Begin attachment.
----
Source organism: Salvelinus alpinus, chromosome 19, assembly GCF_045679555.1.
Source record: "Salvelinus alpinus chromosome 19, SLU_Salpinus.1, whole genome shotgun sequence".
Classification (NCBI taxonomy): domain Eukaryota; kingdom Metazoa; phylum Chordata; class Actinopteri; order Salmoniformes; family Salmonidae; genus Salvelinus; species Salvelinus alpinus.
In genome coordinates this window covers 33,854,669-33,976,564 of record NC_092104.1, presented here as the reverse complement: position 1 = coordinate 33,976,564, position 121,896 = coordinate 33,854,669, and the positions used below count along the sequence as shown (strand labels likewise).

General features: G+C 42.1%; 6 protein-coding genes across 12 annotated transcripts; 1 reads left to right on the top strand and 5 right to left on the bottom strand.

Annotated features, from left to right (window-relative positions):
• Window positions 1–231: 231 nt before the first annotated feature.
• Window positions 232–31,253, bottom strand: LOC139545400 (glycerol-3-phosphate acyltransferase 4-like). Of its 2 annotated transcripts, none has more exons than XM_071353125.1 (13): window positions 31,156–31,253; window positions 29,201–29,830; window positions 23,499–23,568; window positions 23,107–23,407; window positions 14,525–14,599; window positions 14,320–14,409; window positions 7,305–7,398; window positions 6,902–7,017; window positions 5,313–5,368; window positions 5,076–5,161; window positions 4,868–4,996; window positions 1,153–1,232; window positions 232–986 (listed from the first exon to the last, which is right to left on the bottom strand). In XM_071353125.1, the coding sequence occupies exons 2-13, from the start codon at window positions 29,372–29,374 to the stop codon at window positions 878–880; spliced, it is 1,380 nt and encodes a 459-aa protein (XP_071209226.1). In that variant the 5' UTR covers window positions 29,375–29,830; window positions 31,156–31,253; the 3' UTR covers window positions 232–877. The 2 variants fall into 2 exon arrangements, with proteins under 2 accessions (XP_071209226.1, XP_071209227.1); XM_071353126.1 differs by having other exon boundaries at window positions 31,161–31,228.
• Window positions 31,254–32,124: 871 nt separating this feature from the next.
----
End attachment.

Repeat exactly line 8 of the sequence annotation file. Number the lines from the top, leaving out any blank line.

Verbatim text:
• Window positions 232–31,253, bottom strand: LOC139545400 (glycerol-3-phosphate acyltransferase 4-like). Of its 2 annotated transcripts, none has more exons than XM_071353125.1 (13): window positions 31,156–31,253; window positions 29,201–29,830; window positions 23,499–23,568; window positions 23,107–23,407; window positions 14,525–14,599; window positions 14,320–14,409; window positions 7,305–7,398; window positions 6,902–7,017; window positions 5,313–5,368; window positions 5,076–5,161; window positions 4,868–4,996; window positions 1,153–1,232; window positions 232–986 (listed from the first exon to the last, which is right to left on the bottom strand). In XM_071353125.1, the coding sequence occupies exons 2-13, from the start codon at window positions 29,372–29,374 to the stop codon at window positions 878–880; spliced, it is 1,380 nt and encodes a 459-aa protein (XP_071209226.1). In that variant the 5' UTR covers window positions 29,375–29,830; window positions 31,156–31,253; the 3' UTR covers window positions 232–877. The 2 variants fall into 2 exon arrangements, with proteins under 2 accessions (XP_071209226.1, XP_071209227.1); XM_071353126.1 differs by having other exon boundaries at window positions 31,161–31,228.